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Old September 18th, 2009, 11:20 AM   #81
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Was this built in 1974 or the late 60's as English Partnerships say 1974?
Generally build quality for council estates were a lot higher than in the immediate postwar period of the 50's & early 60's.
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Old September 18th, 2009, 12:49 PM   #82
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It was constructed between 1967-1972.


This was written by a student of the architects who designed the Ferrier Estate:

Quote:
Originally Posted by Iqbal Aalam
Posted here: http://www.flickr.com/photos/iqbalaalam/2614575877/

It saddens me to write the first chapter of this mostly visual obituary of a failed scheme now facing demolition. I feel honour bound to say some words to defend some very hardworking architects, with whom I had the honour to work with as a young student. These people, most of them no longer with us, were hard working, sincere and conscientious and gave their best to a scheme they seriously believed would house generations of happy and satisfied residents.
The subject of disastrous housing schemes of this period has been endlessly discussed and dissected by some very able writers and critics and I don’t feel this is right place to repeat various views which are already well known.
However, I would like to address a few words to Flickr viewers who often write vitriolic comments about this and similar estates, when they see some sad and depressing photographs of these decaying estates facing demolition and immediately start attacking ‘Planners and Architects’ for committing these atrocities against the human race.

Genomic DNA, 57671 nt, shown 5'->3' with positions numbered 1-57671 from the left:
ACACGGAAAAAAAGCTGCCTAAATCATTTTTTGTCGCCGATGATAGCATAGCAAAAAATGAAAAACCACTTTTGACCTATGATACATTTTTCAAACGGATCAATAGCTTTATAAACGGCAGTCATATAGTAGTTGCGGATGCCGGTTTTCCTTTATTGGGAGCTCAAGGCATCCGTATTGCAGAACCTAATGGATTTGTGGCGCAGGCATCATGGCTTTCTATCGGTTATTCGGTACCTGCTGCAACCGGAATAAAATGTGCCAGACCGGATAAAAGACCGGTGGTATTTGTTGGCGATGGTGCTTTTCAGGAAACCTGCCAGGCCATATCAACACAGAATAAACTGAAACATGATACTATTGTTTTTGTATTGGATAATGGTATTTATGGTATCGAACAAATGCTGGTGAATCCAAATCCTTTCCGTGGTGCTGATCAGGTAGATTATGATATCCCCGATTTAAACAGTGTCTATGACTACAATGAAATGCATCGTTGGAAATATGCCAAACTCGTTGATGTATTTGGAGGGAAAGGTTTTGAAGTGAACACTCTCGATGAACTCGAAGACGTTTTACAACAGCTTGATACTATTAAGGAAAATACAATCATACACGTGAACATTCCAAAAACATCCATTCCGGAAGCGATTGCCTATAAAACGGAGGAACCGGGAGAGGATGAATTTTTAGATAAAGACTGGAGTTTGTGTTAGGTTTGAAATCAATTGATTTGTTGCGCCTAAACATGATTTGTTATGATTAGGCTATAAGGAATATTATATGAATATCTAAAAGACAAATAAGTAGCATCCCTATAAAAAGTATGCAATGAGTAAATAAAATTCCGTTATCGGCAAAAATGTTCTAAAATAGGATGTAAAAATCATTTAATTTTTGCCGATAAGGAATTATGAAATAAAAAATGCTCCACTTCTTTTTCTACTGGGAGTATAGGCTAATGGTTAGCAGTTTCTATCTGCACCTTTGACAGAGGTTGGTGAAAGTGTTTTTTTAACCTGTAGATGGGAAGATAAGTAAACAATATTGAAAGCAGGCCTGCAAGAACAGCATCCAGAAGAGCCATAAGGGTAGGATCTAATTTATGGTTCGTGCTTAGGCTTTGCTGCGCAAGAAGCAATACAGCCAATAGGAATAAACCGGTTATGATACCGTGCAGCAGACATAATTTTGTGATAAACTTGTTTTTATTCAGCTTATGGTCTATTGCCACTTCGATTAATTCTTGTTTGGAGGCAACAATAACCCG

Again, this is an understandable first reaction and with the benefit of the hindsight it is easy to say and admit that some very serious mistakes were made in the housing development of this period.
If you were living in the middle of ‘Jerusalem’ when it was being built and the new, spacious houses were being occupied by happy people delighted by these new estates, you would have found it difficult to believe that in not so distant a future such a sad outcome could have been remotely possible.
All I would like to say here is that there are a huge number of factors which influenced the outcome of these large housing schemes, a very dubious concept in its own right. The factors like political and social environment at the time of inception and occupation, financial controls with ‘sticks’ and ‘carrots’, the importance of choosing the appropriate residents, day to day management and maintenance, sufficient finances for maintaining and if necessary, eliminating the ‘failure’ as they become apparent and encouraging residents to actively take over the management of their own environments, were hardly understood by most of the bureaucracies involved in the whole process.
The examples exist of identical or near identical schemes where one has turned out to be a winner in most respects and the ‘identical twin’ had to be demolished because it was considered to be a complete failure and intensely hated by the occupants.
It would be nice to think that some understanding of these issues is available and grasped before ‘off the cuff’ insults are scattered at only one or two parties concerned.
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Old September 18th, 2009, 02:42 PM   #83
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Kidbrooke Regeneration Begins
http://www.greenwich.co.uk/news/1892...ration-begins/
15 September 2009



From left to right: Tom Dacey (Southern Housing Group), Sir Bob Kerslake (Homes and Communities Agency), Tony Pidgley (Berkeley Homes), Cllr Chris Roberts (Greenwich Council)


Quote:
Yesterday saw the ground breaking ceremony for the huge regeneration project taking place in Kidbrooke.

Chris Roberts, Leader of Greenwich Council, joined Sir Bob Kerslake, Chief Executive of the Homes and Communities Agency, Tom Dacey, Chief Executive of Southern Housing Group, and Tony Pidgley, Chairman of The Berkeley Group at the former Ferrier Estate for the official start of the project.

The first phase of the project, boosted by a £30million cash injection from the HCA, will deliver 449 houses and apartments with the first residents expected to move in next year. Of the first 449 properties, 220 are for private sale and 229 will be affordable homes. When completed, the regeneration will have created 4,000 new mixed-tenure homes in total.